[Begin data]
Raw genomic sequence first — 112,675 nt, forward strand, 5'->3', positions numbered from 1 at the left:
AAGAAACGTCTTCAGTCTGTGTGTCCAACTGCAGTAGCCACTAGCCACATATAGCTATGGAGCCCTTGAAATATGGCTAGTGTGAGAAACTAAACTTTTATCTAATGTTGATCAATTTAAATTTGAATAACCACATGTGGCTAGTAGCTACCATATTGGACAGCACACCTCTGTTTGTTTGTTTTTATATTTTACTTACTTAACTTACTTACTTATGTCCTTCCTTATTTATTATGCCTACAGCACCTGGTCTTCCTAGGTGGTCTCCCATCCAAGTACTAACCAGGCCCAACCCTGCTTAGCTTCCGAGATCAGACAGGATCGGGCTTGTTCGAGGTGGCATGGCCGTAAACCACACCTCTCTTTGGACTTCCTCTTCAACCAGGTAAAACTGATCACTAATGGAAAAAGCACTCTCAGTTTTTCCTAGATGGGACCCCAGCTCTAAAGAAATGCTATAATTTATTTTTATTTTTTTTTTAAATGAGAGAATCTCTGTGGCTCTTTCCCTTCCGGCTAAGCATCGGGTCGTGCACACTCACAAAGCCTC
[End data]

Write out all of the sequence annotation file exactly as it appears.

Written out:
Raw genomic sequence first — 112,675 nt, forward strand, 5'->3', positions numbered from 1 at the left:
AAGAAACGTCTTCAGTCTGTGTGTCCAACTGCAGTAGCCACTAGCCACATATAGCTATGGAGCCCTTGAAATATGGCTAGTGTGAGAAACTAAACTTTTATCTAATGTTGATCAATTTAAATTTGAATAACCACATGTGGCTAGTAGCTACCATATTGGACAGCACACCTCTGTTTGTTTGTTTTTATATTTTACTTACTTAACTTACTTACTTATGTCCTTCCTTATTTATTATGCCTACAGCACCTGGTCTTCCTAGGTGGTCTCCCATCCAAGTACTAACCAGGCCCAACCCTGCTTAGCTTCCGAGATCAGACAGGATCGGGCTTGTTCGAGGTGGCATGGCCGTAAACCACACCTCTCTTTGGACTTCCTCTTCAACCAGGTAAAACTGATCACTAATGGAAAAAGCACTCTCAGTTTTTCCTAGATGGGACCCCAGCTCTAAAGAAATGCTATAATTTATTTTTATTTTTTTTTTAAATGAGAGAATCTCTGTGGCTCTTTCCCTTCCGGCTAAGCATCGGGTCGTGCACACTCACAAAGCCTC